Eliot-Pearson Department of Child Development, 1996-present


In 1996, the Eliot-Pearson Department of Child Studies became the Eliot-Pearson Department of Child Development. The Department offers degree programs for undergraduates and graduate students who seek to enter the fields of education, behavioral science and human services. It also offers a doctoral program in Applied Developmental Science. In addition to providing students with experience in its laboratory school, curriculum lab, and other on-campus facilities, it places importance on the practice of field work with children in a wide range of settings. The department attracts researchers from around the world, while also maintaining a focus on serving families of young children in the greater Boston area.

History of Eliot-Pearson Department of Child Development

In 1996, the Eliot-Pearson Department of Child Studies became the Eliot-Pearson Department of Child Development. The department, already prominent in its field, grew between this date and the early 2010s in number of faculty members and lecturers, in courses offered, and in programs that serve students, researchers and families in the greater Boston area.

One landmark event that occurred during the period soon after the department's name change was the endowment of the Bergstrom Family Chair in Applied Developmental Science in 1997, which was described by Sol Gittleman in An Entrepreneurial University: The Transformation of Tufts 1976-2002 as "the nation's first professorship explicitly framed in ADS terms."

The department's facilities include the Eliot-Pearson Children's School, the Tufts Educational Day Care Center, and the Evelyn G. Pitcher Curriculum Lab. Students complement their course work with activities that take place in these facilities and, according to the course catalogue for the academic year 2010-2011, with field work with children in a "wide range of applied settings, including schools, hospitals, clinics, day care centers, educational television studios, museums, and juvenile courts."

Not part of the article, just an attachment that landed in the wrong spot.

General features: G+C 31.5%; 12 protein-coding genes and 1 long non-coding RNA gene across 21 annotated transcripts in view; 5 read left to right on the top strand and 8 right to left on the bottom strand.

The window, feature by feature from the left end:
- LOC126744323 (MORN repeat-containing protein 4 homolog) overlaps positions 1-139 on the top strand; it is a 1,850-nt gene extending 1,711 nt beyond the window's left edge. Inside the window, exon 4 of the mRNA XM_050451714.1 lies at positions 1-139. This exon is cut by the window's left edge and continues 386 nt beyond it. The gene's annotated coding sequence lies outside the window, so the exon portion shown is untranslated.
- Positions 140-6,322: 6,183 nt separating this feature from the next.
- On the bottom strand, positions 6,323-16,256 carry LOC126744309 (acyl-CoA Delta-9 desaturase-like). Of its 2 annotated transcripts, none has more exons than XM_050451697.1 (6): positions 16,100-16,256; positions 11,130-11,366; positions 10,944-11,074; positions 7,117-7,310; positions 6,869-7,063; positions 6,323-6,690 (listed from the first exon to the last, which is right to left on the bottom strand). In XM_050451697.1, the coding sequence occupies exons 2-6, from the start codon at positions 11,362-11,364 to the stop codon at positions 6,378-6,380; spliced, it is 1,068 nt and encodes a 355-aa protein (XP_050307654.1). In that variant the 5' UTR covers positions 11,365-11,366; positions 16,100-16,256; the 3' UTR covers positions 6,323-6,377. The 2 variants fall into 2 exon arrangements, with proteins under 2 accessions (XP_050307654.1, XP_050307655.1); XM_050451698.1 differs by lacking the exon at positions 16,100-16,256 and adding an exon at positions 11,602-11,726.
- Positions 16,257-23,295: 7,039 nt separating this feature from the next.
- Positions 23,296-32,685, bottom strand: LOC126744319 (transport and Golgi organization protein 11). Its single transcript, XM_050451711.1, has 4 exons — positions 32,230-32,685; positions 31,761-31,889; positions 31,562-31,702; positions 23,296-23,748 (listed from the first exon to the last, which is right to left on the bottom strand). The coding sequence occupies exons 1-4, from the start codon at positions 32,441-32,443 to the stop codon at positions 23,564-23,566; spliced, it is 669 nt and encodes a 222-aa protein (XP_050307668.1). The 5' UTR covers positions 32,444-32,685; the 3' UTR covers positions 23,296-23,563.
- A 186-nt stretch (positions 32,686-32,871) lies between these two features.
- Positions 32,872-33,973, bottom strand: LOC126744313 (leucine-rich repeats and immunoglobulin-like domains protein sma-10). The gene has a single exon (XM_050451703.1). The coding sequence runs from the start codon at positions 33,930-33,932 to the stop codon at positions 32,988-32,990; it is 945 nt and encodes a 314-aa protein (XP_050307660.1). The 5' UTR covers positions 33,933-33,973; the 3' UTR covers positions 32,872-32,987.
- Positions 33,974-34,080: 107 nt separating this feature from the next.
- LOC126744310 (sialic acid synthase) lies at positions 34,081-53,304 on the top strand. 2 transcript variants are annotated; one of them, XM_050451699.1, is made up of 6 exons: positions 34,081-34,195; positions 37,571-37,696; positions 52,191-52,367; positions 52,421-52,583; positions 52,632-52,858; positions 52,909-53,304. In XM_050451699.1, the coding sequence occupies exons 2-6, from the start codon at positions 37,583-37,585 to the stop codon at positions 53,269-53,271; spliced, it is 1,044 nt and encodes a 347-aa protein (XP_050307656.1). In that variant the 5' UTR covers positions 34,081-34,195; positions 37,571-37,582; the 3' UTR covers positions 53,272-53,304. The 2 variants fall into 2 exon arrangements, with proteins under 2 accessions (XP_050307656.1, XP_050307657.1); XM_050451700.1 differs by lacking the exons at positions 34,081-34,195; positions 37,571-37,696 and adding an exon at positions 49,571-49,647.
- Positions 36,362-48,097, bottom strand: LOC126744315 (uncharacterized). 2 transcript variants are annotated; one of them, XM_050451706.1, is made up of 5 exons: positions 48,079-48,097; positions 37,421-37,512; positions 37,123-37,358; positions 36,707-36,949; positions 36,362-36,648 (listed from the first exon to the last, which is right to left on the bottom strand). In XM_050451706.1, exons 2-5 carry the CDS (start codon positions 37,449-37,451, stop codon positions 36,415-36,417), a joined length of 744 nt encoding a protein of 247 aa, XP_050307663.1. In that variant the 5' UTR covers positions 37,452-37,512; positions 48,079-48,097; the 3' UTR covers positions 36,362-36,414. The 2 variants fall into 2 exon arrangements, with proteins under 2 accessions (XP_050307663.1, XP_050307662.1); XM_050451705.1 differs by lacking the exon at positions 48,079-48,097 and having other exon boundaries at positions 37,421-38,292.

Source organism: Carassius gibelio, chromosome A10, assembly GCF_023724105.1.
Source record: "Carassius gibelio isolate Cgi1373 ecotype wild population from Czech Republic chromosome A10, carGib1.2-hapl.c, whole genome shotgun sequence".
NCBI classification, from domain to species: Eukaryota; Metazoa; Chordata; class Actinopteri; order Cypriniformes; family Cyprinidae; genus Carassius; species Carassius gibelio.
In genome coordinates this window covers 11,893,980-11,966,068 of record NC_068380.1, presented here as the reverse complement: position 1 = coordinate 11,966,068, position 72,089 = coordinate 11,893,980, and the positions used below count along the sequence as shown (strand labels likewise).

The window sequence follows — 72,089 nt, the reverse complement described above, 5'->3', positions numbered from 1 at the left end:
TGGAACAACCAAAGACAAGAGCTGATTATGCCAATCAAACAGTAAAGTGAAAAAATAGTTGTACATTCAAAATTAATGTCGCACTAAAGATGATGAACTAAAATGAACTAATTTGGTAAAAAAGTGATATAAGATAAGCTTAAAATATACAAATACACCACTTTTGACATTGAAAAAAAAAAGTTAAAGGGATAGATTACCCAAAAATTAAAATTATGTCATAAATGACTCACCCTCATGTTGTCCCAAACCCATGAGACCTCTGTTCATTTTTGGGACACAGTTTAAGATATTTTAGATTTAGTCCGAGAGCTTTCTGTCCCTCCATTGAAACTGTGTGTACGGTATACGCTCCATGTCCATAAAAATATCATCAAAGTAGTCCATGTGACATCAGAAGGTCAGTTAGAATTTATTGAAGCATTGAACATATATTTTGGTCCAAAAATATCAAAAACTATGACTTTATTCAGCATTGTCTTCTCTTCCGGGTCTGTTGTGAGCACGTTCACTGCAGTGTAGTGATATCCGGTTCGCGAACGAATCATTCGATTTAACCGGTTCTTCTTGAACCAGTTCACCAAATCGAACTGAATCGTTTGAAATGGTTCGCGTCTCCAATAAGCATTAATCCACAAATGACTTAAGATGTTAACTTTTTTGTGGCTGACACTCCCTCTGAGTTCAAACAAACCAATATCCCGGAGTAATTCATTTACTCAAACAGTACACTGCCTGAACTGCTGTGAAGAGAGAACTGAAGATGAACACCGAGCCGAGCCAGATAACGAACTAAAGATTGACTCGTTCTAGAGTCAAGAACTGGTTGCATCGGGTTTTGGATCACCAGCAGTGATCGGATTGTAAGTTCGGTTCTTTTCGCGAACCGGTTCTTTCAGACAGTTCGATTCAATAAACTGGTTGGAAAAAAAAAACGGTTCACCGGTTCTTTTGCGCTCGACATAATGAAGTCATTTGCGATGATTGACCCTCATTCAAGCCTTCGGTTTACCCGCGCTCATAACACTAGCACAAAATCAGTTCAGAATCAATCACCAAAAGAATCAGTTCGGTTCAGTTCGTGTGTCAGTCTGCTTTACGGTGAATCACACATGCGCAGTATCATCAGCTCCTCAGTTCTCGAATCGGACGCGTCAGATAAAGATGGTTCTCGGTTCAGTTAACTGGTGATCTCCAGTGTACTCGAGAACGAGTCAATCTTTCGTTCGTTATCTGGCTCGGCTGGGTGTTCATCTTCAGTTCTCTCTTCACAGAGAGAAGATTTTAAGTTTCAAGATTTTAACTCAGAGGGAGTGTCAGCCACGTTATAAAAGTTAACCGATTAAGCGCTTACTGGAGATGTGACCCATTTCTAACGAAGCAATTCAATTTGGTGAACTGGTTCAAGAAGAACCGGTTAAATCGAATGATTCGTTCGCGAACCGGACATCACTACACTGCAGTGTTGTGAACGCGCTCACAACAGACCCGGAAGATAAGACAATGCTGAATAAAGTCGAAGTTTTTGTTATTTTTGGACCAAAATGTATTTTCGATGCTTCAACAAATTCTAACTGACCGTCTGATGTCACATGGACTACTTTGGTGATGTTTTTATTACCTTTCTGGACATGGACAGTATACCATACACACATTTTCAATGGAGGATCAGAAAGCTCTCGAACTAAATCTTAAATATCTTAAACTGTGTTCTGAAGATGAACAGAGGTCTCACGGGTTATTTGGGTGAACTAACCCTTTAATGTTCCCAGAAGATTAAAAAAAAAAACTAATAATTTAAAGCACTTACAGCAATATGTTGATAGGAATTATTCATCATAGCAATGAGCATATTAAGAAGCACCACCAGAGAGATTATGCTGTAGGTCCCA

Undergraduates can choose either a major or a minor in Child Development. There are three Masters programs and a doctoral program in Applied Child Development. The catalog for 2000-2001 described ADS as "an emerging, interdisciplinary field that generates and uses theory and research about human development to improve the lives of children, youth, and families around the world." Students can follow a number of tracks throughout their education in Child Development, the three most common being preparation for a career in behavioral science, a career in human services, and a career in education. For those seeking the latter, the department offers a pre-K to 3 teacher certification program, and an elementary school teacher program in cooperation with the Department of Education. Another joint program is the M.A. in child and family policy, offered with the Department of Urban and Environmental Policy.

As of 2011, the department runs a number of research centers, institutes and special programs, including: Center for Applied Child Development, Center for Reading and Language Research, Child & Family, WebGuide, Developmental Technologies Research Group, Healthy Families Evaluation Program, Home-School Connection ProgramInstitute for Applied Research in Youth Development, The International Adoption Project, Tufts Adoption and Development Project

Information about these programs can be found on the department's website.

Every two years since 2001, the department, in partnership with the Communication and Media Studies Program, has presented the Eliot-Pearson Award for Excellence in Children's Media. These awards are nicknamed The Abbys, in honor of educator and co-founder Abigail Adams Eliot.

The Eliot-Pearson Department of Child Development's mission is "to contribute to a more just, caring and inclusive society."

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